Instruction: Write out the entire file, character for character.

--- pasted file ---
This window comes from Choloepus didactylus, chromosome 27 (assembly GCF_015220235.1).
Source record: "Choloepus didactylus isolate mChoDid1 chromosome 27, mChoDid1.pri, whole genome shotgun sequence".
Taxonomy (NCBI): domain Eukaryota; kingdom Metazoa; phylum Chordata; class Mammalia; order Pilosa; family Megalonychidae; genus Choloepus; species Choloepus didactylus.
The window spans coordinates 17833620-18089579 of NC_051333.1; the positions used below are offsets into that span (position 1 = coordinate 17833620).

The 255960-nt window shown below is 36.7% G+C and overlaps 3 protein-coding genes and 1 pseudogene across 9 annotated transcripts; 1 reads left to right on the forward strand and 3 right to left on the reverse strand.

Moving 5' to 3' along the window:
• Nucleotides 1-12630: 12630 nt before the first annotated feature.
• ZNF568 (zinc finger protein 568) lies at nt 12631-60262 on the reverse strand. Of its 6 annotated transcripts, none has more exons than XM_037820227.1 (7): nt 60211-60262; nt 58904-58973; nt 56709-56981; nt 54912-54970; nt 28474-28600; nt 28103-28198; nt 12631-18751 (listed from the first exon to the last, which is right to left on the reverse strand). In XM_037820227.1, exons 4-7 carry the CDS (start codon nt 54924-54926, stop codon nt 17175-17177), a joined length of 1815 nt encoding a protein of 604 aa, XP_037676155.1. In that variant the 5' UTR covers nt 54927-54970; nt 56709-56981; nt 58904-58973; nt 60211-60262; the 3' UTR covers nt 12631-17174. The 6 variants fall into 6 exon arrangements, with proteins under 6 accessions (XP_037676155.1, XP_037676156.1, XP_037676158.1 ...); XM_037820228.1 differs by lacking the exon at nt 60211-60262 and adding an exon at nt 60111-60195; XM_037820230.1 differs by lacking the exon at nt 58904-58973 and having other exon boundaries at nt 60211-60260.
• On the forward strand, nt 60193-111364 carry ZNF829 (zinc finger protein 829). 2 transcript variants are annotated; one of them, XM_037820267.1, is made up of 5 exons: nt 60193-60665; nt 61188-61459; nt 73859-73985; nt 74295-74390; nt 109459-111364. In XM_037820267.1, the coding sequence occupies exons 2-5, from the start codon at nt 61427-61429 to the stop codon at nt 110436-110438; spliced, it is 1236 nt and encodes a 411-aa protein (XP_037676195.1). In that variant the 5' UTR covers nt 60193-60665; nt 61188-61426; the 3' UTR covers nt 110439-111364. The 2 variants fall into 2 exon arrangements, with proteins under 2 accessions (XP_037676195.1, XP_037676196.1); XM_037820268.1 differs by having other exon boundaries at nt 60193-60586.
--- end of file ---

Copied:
This window comes from Choloepus didactylus, chromosome 27 (assembly GCF_015220235.1).
Source record: "Choloepus didactylus isolate mChoDid1 chromosome 27, mChoDid1.pri, whole genome shotgun sequence".
Taxonomy (NCBI): domain Eukaryota; kingdom Metazoa; phylum Chordata; class Mammalia; order Pilosa; family Megalonychidae; genus Choloepus; species Choloepus didactylus.
The window spans coordinates 17833620-18089579 of NC_051333.1; the positions used below are offsets into that span (position 1 = coordinate 17833620).

The 255960-nt window shown below is 36.7% G+C and overlaps 3 protein-coding genes and 1 pseudogene across 9 annotated transcripts; 1 reads left to right on the forward strand and 3 right to left on the reverse strand.

Moving 5' to 3' along the window:
• Nucleotides 1-12630: 12630 nt before the first annotated feature.
• ZNF568 (zinc finger protein 568) lies at nt 12631-60262 on the reverse strand. Of its 6 annotated transcripts, none has more exons than XM_037820227.1 (7): nt 60211-60262; nt 58904-58973; nt 56709-56981; nt 54912-54970; nt 28474-28600; nt 28103-28198; nt 12631-18751 (listed from the first exon to the last, which is right to left on the reverse strand). In XM_037820227.1, exons 4-7 carry the CDS (start codon nt 54924-54926, stop codon nt 17175-17177), a joined length of 1815 nt encoding a protein of 604 aa, XP_037676155.1. In that variant the 5' UTR covers nt 54927-54970; nt 56709-56981; nt 58904-58973; nt 60211-60262; the 3' UTR covers nt 12631-17174. The 6 variants fall into 6 exon arrangements, with proteins under 6 accessions (XP_037676155.1, XP_037676156.1, XP_037676158.1 ...); XM_037820228.1 differs by lacking the exon at nt 60211-60262 and adding an exon at nt 60111-60195; XM_037820230.1 differs by lacking the exon at nt 58904-58973 and having other exon boundaries at nt 60211-60260.
• On the forward strand, nt 60193-111364 carry ZNF829 (zinc finger protein 829). 2 transcript variants are annotated; one of them, XM_037820267.1, is made up of 5 exons: nt 60193-60665; nt 61188-61459; nt 73859-73985; nt 74295-74390; nt 109459-111364. In XM_037820267.1, the coding sequence occupies exons 2-5, from the start codon at nt 61427-61429 to the stop codon at nt 110436-110438; spliced, it is 1236 nt and encodes a 411-aa protein (XP_037676195.1). In that variant the 5' UTR covers nt 60193-60665; nt 61188-61426; the 3' UTR covers nt 110439-111364. The 2 variants fall into 2 exon arrangements, with proteins under 2 accessions (XP_037676195.1, XP_037676196.1); XM_037820268.1 differs by having other exon boundaries at nt 60193-60586.